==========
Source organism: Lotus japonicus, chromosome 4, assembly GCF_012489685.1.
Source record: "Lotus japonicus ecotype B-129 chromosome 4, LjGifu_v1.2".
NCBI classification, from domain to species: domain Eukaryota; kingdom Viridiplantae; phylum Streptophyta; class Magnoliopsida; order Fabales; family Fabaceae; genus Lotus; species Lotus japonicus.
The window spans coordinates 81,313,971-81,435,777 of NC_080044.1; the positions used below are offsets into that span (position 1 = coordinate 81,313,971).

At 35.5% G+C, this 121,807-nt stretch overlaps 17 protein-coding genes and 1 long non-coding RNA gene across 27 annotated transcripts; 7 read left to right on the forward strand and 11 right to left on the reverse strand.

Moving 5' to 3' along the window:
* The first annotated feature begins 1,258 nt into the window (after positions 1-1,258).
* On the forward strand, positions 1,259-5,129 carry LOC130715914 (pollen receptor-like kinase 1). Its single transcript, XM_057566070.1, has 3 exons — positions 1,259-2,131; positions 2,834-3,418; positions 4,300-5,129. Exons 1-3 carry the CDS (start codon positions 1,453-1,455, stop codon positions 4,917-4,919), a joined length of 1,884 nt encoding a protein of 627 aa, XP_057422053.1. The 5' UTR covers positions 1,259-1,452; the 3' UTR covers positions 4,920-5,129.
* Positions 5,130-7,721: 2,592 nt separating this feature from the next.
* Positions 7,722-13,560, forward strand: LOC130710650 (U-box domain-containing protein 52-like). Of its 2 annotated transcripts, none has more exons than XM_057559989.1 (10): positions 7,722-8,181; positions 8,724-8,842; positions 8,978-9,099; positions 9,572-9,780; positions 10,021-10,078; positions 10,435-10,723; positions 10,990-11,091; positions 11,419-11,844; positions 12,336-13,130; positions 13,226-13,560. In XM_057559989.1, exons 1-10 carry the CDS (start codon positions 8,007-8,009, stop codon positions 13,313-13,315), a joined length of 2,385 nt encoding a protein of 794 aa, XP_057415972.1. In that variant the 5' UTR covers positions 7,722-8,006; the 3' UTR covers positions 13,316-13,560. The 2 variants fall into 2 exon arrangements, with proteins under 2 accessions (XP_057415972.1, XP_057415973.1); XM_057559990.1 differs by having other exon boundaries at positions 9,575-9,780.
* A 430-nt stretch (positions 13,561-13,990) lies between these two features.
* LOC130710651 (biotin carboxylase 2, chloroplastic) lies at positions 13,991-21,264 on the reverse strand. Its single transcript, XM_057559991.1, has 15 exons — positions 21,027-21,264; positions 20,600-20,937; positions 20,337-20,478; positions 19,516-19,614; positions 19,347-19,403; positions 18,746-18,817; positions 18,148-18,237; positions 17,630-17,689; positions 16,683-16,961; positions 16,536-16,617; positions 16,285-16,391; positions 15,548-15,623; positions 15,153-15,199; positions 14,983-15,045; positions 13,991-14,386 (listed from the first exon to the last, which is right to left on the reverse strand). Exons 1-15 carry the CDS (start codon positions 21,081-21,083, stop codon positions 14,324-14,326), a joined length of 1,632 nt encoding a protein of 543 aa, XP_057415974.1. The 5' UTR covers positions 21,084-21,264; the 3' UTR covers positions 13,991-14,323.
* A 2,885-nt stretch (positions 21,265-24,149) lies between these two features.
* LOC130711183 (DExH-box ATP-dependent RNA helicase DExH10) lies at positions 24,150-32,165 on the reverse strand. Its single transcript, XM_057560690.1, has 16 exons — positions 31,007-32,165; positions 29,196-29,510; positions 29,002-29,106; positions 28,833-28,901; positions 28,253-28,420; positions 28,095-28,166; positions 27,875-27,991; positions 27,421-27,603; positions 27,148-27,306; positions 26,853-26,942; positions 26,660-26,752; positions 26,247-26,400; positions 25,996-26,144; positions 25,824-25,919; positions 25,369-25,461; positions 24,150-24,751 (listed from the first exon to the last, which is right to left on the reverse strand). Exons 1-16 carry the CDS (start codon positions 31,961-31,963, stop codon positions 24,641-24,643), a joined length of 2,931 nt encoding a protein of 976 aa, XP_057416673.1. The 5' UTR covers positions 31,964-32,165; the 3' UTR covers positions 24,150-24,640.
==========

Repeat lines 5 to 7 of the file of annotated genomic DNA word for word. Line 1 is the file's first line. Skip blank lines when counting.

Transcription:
At 35.5% G+C, this 121,807-nt stretch overlaps 17 protein-coding genes and 1 long non-coding RNA gene across 27 annotated transcripts; 7 read left to right on the forward strand and 11 right to left on the reverse strand.

Moving 5' to 3' along the window:
* The first annotated feature begins 1,258 nt into the window (after positions 1-1,258).